On the EU side, the withdrawal agreement would be concluded by the European Council, acting by a qualified majority, after obtaining the consent of the European Parliament. A qualified majority is 55% of the member states, representing at least 65% of the population of the EU (excluding, on this occasion, the UK as a member state and its population).
Three points should be noted.
(a) Implementation of the agreement in other member states would be as difficult, if not more difficult, than in the UK, especially in those countries where constitutional amendments would be required, or where a referendum would be required.
(b) Entry into force of the agreement would presumably depend on ratification by all the other member states. It is possible for a treaty to enter into force with a lesser number of ratifications, perhaps on a provisional or partial basis. It is difficult to see how that would be possible on this occasion.
(c) Difficulties in securing ratification in particular countries might lead to a need for partial renegotiation and amendment of the withdrawal agreement. A striking precedent is the renegotiation and amendment of part of the UN Law of the Sea Convention, designed to remove objections (so far unsuccessfully) to ratification of the Convention by the United States of America.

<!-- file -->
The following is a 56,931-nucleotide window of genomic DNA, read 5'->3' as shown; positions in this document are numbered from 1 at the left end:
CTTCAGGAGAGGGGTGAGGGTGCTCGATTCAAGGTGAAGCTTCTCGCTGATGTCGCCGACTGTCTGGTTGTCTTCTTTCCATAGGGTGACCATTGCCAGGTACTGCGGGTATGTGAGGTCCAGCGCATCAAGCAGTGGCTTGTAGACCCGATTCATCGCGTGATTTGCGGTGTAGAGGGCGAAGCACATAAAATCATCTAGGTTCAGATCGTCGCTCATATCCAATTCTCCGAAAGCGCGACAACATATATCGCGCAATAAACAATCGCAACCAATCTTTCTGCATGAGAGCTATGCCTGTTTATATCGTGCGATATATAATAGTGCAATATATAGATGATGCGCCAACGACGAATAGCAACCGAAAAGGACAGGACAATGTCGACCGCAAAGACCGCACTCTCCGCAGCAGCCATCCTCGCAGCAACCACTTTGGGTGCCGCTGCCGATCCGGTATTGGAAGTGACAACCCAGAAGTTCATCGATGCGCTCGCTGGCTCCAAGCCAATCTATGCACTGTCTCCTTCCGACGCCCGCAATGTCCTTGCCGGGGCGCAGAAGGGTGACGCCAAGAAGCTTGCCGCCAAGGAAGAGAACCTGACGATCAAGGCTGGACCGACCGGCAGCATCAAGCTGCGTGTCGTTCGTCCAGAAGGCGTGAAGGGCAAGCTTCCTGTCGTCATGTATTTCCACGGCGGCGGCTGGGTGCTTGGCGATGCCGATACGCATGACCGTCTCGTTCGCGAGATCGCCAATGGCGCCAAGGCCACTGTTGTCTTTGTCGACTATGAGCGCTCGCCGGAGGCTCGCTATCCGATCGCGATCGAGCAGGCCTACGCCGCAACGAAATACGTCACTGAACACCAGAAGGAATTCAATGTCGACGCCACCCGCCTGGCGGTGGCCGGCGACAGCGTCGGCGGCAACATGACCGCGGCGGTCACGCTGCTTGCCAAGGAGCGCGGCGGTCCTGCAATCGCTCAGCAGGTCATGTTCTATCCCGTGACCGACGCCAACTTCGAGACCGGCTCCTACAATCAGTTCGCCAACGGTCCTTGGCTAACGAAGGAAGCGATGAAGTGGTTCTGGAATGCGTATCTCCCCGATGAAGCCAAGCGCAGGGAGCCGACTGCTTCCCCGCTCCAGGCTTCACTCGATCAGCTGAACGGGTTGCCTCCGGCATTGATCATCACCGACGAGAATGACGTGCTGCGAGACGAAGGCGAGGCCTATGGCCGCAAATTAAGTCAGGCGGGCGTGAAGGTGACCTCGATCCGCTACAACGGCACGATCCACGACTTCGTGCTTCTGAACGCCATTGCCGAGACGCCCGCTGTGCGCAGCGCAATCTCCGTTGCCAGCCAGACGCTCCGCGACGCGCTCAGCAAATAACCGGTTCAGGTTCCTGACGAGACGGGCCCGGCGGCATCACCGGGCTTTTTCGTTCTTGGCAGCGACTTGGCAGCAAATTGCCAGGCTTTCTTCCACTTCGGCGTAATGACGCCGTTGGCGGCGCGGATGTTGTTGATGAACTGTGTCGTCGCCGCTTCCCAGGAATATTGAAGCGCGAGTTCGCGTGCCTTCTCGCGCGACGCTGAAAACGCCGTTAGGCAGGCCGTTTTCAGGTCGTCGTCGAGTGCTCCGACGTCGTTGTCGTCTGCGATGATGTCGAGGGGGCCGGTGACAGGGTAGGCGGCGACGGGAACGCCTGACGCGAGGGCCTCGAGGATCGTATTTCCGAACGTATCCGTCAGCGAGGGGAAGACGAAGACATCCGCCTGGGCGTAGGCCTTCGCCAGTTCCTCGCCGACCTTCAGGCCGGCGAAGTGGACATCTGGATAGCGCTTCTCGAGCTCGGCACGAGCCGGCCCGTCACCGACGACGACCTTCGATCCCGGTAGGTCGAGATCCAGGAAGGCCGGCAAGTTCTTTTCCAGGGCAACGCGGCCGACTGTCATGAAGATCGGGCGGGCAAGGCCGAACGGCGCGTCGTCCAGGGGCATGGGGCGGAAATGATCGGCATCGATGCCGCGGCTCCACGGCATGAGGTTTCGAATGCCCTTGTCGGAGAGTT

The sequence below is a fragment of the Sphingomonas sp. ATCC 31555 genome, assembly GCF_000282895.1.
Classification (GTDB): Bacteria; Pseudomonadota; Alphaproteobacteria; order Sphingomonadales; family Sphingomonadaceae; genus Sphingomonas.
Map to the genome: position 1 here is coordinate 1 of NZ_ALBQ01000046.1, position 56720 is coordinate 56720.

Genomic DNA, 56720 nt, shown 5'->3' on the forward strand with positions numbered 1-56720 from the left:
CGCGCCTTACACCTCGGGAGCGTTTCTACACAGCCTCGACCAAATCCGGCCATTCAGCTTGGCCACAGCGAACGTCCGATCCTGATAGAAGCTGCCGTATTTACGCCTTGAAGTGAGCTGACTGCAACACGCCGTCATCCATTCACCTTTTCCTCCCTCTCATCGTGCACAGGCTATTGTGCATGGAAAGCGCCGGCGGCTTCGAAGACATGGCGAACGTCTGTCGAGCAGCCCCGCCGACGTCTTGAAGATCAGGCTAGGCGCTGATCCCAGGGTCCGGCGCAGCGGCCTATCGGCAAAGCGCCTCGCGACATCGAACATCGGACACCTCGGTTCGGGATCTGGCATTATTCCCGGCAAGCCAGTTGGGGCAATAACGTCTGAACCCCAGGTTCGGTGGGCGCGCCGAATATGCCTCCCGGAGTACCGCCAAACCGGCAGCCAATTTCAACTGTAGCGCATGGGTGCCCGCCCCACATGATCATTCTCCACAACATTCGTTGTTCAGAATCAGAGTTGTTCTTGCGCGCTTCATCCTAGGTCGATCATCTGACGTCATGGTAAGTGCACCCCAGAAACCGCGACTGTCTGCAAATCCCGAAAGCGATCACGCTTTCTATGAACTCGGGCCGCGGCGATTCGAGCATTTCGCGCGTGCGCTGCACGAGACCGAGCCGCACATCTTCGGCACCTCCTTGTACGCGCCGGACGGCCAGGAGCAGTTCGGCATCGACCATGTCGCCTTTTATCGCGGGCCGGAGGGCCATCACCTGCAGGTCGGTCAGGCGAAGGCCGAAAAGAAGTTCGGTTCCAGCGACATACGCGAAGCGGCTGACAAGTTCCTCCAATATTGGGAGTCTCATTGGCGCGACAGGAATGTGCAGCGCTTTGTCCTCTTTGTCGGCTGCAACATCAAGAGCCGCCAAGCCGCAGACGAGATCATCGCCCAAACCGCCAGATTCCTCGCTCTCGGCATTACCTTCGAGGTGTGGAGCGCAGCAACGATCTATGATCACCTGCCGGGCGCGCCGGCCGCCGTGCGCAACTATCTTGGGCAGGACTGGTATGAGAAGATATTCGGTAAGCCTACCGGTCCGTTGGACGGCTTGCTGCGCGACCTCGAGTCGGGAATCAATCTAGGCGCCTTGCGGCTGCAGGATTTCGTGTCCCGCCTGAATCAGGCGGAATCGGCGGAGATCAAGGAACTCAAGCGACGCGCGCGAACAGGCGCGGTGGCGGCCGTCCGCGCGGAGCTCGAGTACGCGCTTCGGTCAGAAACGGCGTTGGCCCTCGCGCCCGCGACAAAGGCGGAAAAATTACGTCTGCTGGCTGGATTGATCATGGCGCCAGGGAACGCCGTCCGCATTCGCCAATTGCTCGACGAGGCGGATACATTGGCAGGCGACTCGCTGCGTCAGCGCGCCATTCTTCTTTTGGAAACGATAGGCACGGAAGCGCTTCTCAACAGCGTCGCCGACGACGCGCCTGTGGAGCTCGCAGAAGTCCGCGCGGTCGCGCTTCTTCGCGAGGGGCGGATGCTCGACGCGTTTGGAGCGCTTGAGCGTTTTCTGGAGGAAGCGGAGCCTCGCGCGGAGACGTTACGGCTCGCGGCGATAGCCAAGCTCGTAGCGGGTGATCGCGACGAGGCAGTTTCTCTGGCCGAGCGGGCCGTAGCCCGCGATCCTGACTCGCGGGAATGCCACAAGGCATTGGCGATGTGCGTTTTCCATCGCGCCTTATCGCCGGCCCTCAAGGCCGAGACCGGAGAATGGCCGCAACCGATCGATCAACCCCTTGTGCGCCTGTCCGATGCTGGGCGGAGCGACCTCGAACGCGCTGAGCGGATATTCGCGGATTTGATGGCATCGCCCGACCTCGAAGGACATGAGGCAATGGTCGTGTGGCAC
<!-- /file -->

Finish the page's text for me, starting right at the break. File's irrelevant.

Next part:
Conclusion. The withdrawal of the UK from the EU is a legal enterprise of unprecedented complexity, involving the exercise of legal powers under three legal systems. The Rule of Law, as a fundamental principle of liberal democracy, means that the legality of the exercise of those powers may be determined by the laws and the courts of those legal systems.
Philip Allott is Professor Emeritus of International Public Law at Cambridge University and a Fellow of Trinity College Cambridge. His Eutopia. New Philosophy and New Law for a Troubled World was published in July 2016.
(Suggested citation: P. Allott, ‘Fundamental Legal Aspects of UK Withdrawal from the EU: Eight Stages on the Way to a New Relationship’, U.K. Const. L. Blog (9th Nov 2016) (available at https://ukconstitutionallaw.org/))